FG Extends Date for Evacuation of Nigerians
Meanwhile, the federal government has deferred the date for the evacuation of Nigerians living in South Africa, following the need to get travel certificate for many of them that do not have legal papers and others that have expired passports.
The flights may start from next Monday after those Nigerians who indicated interest to leave South Africa have registered at the Nigerian High Commission in Pretoria and its annex in Johannesburg.
The federal government, with the support of Air Peace, had scheduled to begin the evacuation of Nigerians from South Africa on September 6, following the ongoing xenophobic attacks on foreigners in the country.
Chairman of Air Peace, Allen Onyema, who confirmed the development in a statement yesterday, said the airline had already placed its Boeing 777 aircraft on standby since Thursday and was only awaiting the go ahead from the government.
He said: "The Air Peace flight to South Africa will take off from Lagos Airport and also return to Lagos. As earlier stated, the take off could be Monday on Tuesday.
"This is because the Nigerians in South Africa have to obtain travel certificates because many of them don't have travel documents and their passports have since expired.
Onyema described the attacks against Nigerians and other Africans in South Africa as unfortunate, especially with the alleged tacit support given to the perpetrators by the authorities.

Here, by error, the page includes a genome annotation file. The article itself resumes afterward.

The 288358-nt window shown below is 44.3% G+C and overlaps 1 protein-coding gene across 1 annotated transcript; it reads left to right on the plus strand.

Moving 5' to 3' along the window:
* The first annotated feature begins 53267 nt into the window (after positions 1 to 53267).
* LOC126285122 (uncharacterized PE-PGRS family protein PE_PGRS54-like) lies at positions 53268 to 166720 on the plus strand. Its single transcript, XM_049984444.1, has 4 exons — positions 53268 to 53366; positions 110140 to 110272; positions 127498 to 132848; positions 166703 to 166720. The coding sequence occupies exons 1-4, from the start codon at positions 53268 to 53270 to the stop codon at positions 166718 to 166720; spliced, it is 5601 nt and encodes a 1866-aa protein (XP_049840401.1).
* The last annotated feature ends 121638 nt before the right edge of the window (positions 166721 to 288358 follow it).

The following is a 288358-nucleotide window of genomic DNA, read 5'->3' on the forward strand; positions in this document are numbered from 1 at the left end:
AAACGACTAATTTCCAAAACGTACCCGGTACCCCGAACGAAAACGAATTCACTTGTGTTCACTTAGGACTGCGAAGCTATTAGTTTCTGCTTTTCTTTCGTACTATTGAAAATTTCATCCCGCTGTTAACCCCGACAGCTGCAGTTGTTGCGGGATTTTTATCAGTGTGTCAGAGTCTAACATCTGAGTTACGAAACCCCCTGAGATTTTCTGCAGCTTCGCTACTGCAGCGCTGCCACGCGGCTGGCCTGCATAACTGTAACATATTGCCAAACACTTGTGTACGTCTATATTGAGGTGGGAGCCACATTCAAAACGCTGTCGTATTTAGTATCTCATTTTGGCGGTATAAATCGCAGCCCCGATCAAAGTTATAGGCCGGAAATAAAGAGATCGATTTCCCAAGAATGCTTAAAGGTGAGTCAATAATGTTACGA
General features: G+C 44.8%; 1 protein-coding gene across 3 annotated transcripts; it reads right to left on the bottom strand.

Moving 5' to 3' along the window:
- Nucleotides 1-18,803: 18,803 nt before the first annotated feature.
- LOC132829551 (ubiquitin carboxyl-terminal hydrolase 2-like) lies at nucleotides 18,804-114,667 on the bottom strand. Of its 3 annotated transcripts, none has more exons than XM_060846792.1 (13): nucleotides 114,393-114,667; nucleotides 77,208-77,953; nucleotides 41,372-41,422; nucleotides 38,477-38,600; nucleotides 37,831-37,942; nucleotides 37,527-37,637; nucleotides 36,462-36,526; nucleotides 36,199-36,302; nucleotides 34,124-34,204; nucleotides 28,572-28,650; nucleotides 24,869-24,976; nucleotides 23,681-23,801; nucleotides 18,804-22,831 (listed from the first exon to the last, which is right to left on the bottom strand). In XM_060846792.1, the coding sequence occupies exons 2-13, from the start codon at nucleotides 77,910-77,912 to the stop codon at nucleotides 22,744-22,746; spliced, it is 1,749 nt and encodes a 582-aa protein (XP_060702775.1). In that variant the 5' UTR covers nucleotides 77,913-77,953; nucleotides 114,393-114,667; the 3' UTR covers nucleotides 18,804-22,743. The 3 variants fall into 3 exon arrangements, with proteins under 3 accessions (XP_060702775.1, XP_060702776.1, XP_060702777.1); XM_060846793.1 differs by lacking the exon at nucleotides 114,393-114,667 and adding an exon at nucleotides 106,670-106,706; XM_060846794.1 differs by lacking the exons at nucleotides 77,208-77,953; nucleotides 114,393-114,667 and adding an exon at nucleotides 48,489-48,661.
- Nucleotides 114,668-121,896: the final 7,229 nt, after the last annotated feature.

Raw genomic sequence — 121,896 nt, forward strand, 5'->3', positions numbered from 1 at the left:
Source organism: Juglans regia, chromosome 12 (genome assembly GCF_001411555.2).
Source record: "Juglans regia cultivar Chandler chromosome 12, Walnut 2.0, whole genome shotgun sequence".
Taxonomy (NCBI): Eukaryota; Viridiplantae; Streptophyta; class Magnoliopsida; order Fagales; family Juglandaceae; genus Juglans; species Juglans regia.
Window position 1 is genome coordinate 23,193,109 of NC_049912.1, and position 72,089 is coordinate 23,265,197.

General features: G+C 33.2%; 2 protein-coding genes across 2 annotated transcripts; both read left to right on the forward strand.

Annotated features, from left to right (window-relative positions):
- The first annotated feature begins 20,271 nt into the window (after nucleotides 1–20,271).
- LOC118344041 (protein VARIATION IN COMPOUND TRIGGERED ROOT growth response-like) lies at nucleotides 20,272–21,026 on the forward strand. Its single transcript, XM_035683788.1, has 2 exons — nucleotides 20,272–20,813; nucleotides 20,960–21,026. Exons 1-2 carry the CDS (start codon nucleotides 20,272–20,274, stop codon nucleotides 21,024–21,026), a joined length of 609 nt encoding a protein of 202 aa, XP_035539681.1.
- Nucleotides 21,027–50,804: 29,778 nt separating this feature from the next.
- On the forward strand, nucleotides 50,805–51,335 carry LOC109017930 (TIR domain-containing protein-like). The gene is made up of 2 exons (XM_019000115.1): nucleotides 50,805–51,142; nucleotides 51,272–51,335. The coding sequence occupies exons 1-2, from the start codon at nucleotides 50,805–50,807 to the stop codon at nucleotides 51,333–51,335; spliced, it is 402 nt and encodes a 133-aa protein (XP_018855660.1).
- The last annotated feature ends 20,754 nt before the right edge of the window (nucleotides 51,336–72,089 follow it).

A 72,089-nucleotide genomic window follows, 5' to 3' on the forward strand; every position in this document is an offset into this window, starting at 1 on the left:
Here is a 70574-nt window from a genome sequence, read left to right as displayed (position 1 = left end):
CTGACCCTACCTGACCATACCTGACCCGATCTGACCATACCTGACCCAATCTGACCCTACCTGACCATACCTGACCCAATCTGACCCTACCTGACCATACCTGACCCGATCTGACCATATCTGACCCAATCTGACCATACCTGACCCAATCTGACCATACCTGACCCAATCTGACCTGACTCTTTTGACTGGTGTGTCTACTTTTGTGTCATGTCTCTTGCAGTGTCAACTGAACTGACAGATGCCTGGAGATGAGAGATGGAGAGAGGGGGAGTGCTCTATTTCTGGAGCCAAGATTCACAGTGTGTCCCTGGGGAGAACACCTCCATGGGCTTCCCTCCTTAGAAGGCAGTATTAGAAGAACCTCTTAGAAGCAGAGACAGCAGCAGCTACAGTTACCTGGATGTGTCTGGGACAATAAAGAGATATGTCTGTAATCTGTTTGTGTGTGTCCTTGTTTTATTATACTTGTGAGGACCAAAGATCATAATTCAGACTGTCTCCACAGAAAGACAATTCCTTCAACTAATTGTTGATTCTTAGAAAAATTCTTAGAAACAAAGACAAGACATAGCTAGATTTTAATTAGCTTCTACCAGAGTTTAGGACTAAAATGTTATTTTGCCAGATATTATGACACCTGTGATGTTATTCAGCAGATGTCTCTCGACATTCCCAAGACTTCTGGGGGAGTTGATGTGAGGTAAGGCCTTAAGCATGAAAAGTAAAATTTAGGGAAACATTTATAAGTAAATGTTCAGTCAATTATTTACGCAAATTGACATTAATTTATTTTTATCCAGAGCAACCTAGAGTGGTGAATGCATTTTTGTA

He therefore advised Nigerians without legal documents to take advantage of the evacuation flight to return home.
The federal government had earlier recalled its Ambassador to South Africa, Ambassador Kabiru Bala and also pulled out of the World Economic Summit holding in Cape Town as a response to the dastardly act.
Dabiri-Erewa: FG'll Insist on Justice for Victims
In a related development, the federal government has once again reiterated that it would continue to demand and insist on fairness and justice for all Nigerians over the xenophobic attacks in South Africa.
The Chairman/CEO of the Nigerian Diaspora Commission, Abike Dabiri-Erewa, stated this yesterday, while describing the vandalisation of property belonging to South African brands in the country as a step taken in the wrong direction.
She appealed to Nigerians to address the situation with caution.
Dabiri-Erewa tweeted, "President Buhari's administration will continue to demand and insist on fairness and justice for all Nigerians. Peaceful and non-violent protests are better options than violence as two wrongs do not make anything right.
"That's not who we are as Nigerians. We are humane and we respect humanity. We welcome our visitors, we don't go humiliating them. And more so, by destroying properties and looting, they are actually doing more harm to Nigerians in Nigeria than South Africans.
"Nothing is wrong with a peaceful, non-violent protest and the government has taken the right actions by making it clear that it would not tolerate maltreatment of its citizens."